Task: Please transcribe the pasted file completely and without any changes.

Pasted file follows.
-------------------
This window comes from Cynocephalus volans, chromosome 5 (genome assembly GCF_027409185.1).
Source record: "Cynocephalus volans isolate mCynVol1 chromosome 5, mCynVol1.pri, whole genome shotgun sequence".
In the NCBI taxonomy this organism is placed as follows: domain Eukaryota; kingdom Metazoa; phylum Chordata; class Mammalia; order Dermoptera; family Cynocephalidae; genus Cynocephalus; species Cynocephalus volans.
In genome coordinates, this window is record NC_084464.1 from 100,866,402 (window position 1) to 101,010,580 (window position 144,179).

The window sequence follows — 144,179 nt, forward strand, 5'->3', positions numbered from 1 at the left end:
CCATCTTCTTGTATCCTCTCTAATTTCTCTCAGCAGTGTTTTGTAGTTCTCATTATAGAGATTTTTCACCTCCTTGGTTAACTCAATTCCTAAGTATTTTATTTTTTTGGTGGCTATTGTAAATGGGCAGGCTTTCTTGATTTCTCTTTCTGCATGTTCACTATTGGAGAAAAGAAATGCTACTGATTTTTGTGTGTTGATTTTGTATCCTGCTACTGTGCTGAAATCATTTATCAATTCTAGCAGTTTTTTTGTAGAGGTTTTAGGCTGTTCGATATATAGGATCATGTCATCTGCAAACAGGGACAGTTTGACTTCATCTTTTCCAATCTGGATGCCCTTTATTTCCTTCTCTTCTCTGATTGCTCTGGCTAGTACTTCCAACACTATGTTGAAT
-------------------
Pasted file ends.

This window comes from Cynocephalus volans, chromosome 5 (genome assembly GCF_027409185.1).
Source record: "Cynocephalus volans isolate mCynVol1 chromosome 5, mCynVol1.pri, whole genome shotgun sequence".
In the NCBI taxonomy this organism is placed as follows: domain Eukaryota; kingdom Metazoa; phylum Chordata; class Mammalia; order Dermoptera; family Cynocephalidae; genus Cynocephalus; species Cynocephalus volans.
In genome coordinates, this window is record NC_084464.1 from 100,866,402 (window position 1) to 101,010,580 (window position 144,179).

The window sequence follows — 144,179 nt, forward strand, 5'->3', positions numbered from 1 at the left end:
CCATCTTCTTGTATCCTCTCTAATTTCTCTCAGCAGTGTTTTGTAGTTCTCATTATAGAGATTTTTCACCTCCTTGGTTAACTCAATTCCTAAGTATTTTATTTTTTTGGTGGCTATTGTAAATGGGCAGGCTTTCTTGATTTCTCTTTCTGCATGTTCACTATTGGAGAAAAGAAATGCTACTGATTTTTGTGTGTTGATTTTGTATCCTGCTACTGTGCTGAAATCATTTATCAATTCTAGCAGTTTTTTTGTAGAGGTTTTAGGCTGTTCGATATATAGGATCATGTCATCTGCAAACAGGGACAGTTTGACTTCATCTTTTCCAATCTGGATGCCCTTTATTTCCTTCTCTTCTCTGATTGCTCTGGCTAGTACTTCCAACACTATGTTGAAT